Colleen Bailey is American and lives in Germany with her husband and 7 year old son, who has a peanut allergy. She writes about their adventures on her blog Bailey Planet and here she shares her top tips for visiting Germany with allergies.
Tips for visiting Germany with a peanut allergy
When we made the decision to move our family to Germany a couple of years ago for my husband’s career, our son’s peanut allergy was our top concern. Diagnosed at two years old, after a terrible reaction from one small peanut butter cracker, our lives have been consumed by the threat of reaction ever since.
Although there are days where I want to put my son in a bubble and protect him for the rest of his life, I know that I need to raise an aware and cautious young man – one that needs to know what to do and the right questions to ask when he ventures out on his own one day.
So here are a few tips for traveling to Germany with food allergies:
- Germany, as part of the European Union (EU), has fairly strict regulations on displaying top 14 allergens on pre-packaged foods and menus in restaurants.
- But the EU does NOT have a requirement to provide information regarding whether a food “may contain an allergen” or was “processed in a facility” that also processes allergens.
- Our allergy is peanuts (Erdnüsse in German). – however, the Germans love tree nuts. If your allergy is to tree nuts, I would avoid the Bäckerei (bakery) and most, if not all desserts.
- Most menus are in English, and most wait staff speak at least some English, but it’s important to communicate to them the allergy and its severity. Some ways to do this include:
- Always be prepared with “My son is allergic to…peanuts” (Mein Sohn ist allergisch gegen… Erdnüsse) You don’t necessarily need to know how to say it, but at least have it written down. I always have it ready in the translate app on my phone.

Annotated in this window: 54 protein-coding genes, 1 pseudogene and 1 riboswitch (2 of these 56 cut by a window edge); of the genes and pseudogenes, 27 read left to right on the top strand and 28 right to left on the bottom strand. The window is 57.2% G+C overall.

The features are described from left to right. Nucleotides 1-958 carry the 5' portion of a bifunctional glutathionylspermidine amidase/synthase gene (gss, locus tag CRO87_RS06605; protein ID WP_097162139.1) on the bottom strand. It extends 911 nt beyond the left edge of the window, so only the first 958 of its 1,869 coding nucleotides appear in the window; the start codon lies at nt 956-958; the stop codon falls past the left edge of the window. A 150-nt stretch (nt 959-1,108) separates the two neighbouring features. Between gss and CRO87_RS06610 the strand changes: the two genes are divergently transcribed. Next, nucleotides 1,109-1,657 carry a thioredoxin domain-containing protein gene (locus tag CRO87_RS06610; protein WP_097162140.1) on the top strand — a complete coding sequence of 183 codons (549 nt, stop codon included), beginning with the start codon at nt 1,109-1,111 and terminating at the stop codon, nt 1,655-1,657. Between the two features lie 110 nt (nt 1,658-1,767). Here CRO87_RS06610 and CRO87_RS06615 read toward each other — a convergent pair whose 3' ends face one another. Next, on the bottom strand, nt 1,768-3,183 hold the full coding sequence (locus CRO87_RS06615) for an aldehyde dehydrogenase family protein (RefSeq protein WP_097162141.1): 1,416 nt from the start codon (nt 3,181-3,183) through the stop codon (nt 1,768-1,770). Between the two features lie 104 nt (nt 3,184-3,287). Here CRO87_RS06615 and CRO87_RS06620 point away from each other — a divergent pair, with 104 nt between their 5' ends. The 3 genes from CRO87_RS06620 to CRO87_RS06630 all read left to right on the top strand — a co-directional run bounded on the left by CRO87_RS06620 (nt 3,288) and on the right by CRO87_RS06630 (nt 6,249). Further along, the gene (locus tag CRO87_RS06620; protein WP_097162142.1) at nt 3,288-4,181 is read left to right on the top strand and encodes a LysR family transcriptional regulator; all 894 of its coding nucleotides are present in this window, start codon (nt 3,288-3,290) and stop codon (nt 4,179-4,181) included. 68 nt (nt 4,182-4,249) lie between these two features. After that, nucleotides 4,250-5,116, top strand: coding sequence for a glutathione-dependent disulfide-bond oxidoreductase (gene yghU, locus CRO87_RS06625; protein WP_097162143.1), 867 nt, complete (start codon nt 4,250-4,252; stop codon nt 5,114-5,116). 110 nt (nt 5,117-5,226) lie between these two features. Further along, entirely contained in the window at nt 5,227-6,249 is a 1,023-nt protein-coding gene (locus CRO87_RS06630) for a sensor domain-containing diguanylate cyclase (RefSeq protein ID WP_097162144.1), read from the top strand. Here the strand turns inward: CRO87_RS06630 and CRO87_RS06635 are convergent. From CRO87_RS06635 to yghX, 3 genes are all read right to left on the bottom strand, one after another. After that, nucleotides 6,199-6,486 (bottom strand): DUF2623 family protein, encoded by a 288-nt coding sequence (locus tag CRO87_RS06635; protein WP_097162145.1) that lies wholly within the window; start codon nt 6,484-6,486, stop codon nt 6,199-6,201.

- I also keep handy the site, blog.tripbase.com/how-to-say-im-allergic-to-peanuts-in-45-languages/
- Another option is to have allergy cards made to inform the wait staff of your allergy in their native language. It’s important that there are NO misunderstandings with food allergies!
- Remember to always know the emergency numbers – in the EU, it’s 112. You do need a SIM card to make this call, but it is free from any pay phone. Always locate the nearest hospital in the city you are visiting. I like to find the hospital in Google Maps and drop a pin so I can easily locate it later, if necessary.
If you plan on traveling to more of the eastern European or Balkan countries, the language barrier can be a bit more difficult, and you will find more restaurants without English menus or English-speaking wait staff. We haven’t found it to be an issue for us, but it does take more research on my part to find a restaurant.
We are lucky enough to live in a country with rich, delicious foods such as Spätzle, Bratwurst, Schnitzel and Kartoffeln, and I’m thrilled that he gets to enjoy these with us. We will never let his peanut allergy stop us from enjoying all that Germany and the world has to offer, but we will always certainly take all of the necessary precautions to keep him safe on our journey! I know that there’s a great, big, beautiful, diverse world out there that he needs to see.